Spiritual Connection and Actual Observance
Volume 21, No. 26
3 Iyar 5767
April 21, 2007
Bonnie and Ira Evans
in memory of Bonnie’s mother
Chaya Rachel bat Aryeh Leib a”h
Daf Yomi (Bavli): Chagigah 14
Daf Yomi (Yerushalmi): Pesachim 13
Our parashah begins with mitzvot associated with childbirth, including the commandment of brit milah, circumcising our sons on the eighth day after their births. Why is this mitzvah repeated here when it was already told to Avraham Avinu and recorded in Bereishit? R’ Zvi Yehuda Kook z”l (rosh yeshiva of Yeshivat Merkaz Harav; died 1982) answers as follows:
Rambam z”l writes (in his commentary to the last mishnah in Chullin chapter 7): “Know that the fact that we distance something or draw it close is only because Hashem commanded Moshe thus at Har Sinai, not because it was spoken to an earlier prophet [such as the Patriarchs]. . . We do not circumcise ourselves because Avraham circumcised himself and his household, but rather because Hashem commanded Moshe that we should do so just as Avraham did. . . This rule also is apparent from the Sages’ statement that: `613 commandments [i.e., all of them] were given to Moshe at Sinai’.”
However, says R’ Kook, Rambam’s explanation appears to be contradicted by a midrash quoted in Sefer Menorat Ha’maor by R’ Yisrael al-Naqawa z”l (died 1391). That midrash quotes the pasuk (Devarim 33:4), “Moshe commanded the Torah to us, an inheritance to the congregation of Yaakov,” and asks: “Have we been holding on to the Torah only since the time of Moshe? We have been holding on to the Torah since the time of the Patriarchs!”
In reality, there is no contradiction, R’ Kook answers. Our spiritual attachment to the Torah does date back to the Patriarchs. However, that is not why we observe the Torah’s laws. Rather, we observe the laws because Hashem commanded us at Har Sinai to do so. (Sichot R’ Zvi Yehuda: Vayikra p.104)
From the Parashah . . .
“If a tzara’at affliction will be in a person, he shall be brought to the kohen.” (Vayikra 13:9)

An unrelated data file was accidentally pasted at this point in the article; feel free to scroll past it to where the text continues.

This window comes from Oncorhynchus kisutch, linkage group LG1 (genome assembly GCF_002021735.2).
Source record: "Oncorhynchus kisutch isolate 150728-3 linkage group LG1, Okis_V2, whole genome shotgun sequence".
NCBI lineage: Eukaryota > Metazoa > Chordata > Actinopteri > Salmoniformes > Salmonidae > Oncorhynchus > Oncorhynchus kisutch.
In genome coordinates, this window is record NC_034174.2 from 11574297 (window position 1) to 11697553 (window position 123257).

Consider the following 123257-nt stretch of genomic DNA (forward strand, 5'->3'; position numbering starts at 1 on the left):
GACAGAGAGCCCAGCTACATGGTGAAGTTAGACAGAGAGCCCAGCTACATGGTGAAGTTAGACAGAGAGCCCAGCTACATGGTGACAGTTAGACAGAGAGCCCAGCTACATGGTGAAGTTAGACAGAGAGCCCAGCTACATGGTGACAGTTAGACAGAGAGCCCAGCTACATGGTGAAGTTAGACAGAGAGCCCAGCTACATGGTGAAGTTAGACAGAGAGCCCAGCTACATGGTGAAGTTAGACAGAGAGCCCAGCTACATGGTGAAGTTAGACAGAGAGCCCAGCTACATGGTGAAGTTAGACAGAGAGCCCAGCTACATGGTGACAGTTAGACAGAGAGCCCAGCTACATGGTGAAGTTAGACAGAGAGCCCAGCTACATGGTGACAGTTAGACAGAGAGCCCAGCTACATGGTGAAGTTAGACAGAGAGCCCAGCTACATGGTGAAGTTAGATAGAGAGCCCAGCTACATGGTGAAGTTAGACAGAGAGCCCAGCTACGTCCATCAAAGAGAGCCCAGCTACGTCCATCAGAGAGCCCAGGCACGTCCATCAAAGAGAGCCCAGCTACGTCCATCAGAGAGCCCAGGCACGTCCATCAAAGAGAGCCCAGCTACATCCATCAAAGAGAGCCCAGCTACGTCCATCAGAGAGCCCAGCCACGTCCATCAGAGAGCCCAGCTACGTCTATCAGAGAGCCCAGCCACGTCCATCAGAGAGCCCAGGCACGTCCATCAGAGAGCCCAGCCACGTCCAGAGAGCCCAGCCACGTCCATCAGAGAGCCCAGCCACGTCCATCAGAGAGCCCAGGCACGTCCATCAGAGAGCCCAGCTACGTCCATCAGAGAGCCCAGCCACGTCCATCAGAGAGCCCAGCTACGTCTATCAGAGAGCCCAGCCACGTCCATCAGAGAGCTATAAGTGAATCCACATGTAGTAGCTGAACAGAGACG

Rabbeinu Asher z”l (13th -14th centuries; Germany and Spain) observes that this verse begins and ends with the letter “nun” (“Nega . . . kohen”). This may explain why the prophet Elisha commanded the leprous Assyrian General Na’aman to bathe in the Jordan River. [Ed. note: See the haftarah for Tazria when this week’s two parashot are separate.] The name “Na’aman” also begins and ends with the letter nun. Likewise, the verse which commands us to obey a prophet, i.e., Devarim 18:15 — “Navi / A prophet from your midst, from your brethren, like me, shall Hashem, your G-d, establish for you — to him shall you hearken / tishma’un” — begins and ends with the letter nun. Finally, there is a verse mentioning the Jordan river which also begins and ends with the letter nun, i.e., Bemidbar 32:32 -“Nachnu / We shall cross over, armed, before Hashem to the land of Canaan, and ours shall be the heritage of our inheritance across the Jordan / Yarden.”
From the Haftarah . . .
“Four men, metzoraim, were outside the gate; each one said to his friend, `Why are we sitting here until we die?'” (Melachim II 7:3)
R’ Akiva Eiger z”l (1761-1837; leading Talmud commentator and halachic authority; rabbi of Posen, Germany) writes: A wise man asked me why these four men with tzara’at had been expelled from the city of Shomron when the Mishnah states that metzoraim must be expelled only from cities that had been walled at the time of Yehoshua bin Nun, who led Bnei Yisrael into Eretz Canaan. Shomron, in contrast, was a new city built by King Omri, as described in Melachim I (16:24): “Then he bought the mountain of Shomron from Shemer for two loaves of silver, and he built up the mountain, and he called the city that he built after Shemer, the master of the mountain of Shomron.”
R’ Eiger writes: I answered him that the Aramaic translation of Yonatan ben Uziel avoided this question by translating the quoted verse, “Then he bought the small city of Shomron from Shemer for two loaves of silver, and he built up the small city, and he called the metropolis that he built after Shemer, the master of the mountain of Shomron.” In other words, according to Targum Yonatan, Omri did not build a new city, but rather expanded an ancient city that apparently was already walled in the time of Yehoshua bin Nun.
(Tosfot R’ Akiva Eiger: Masechet Kelim 1:7)
R’ Meir Simcha Hakohen z”l (1847-1926; rabbi of Dvinsk, Latvia) offers another answer to the question that the “wise man” asked R’ Akiva Eiger. [Shomron was the capital of the Kingdom of Yisrael, which had seceded from the Kingdom of Yehuda.] In an effort to legitimize their reign, the kings of Yisrael applied to their capital the same laws that applied to Yerushalayim.
R’ Yehuda Cooperman shlita (founder and dean of Michlalah College for Women in Yerushalayim; editor of an annotated edition of the above- mentioned Meshech Chochmah) offers an additional answer: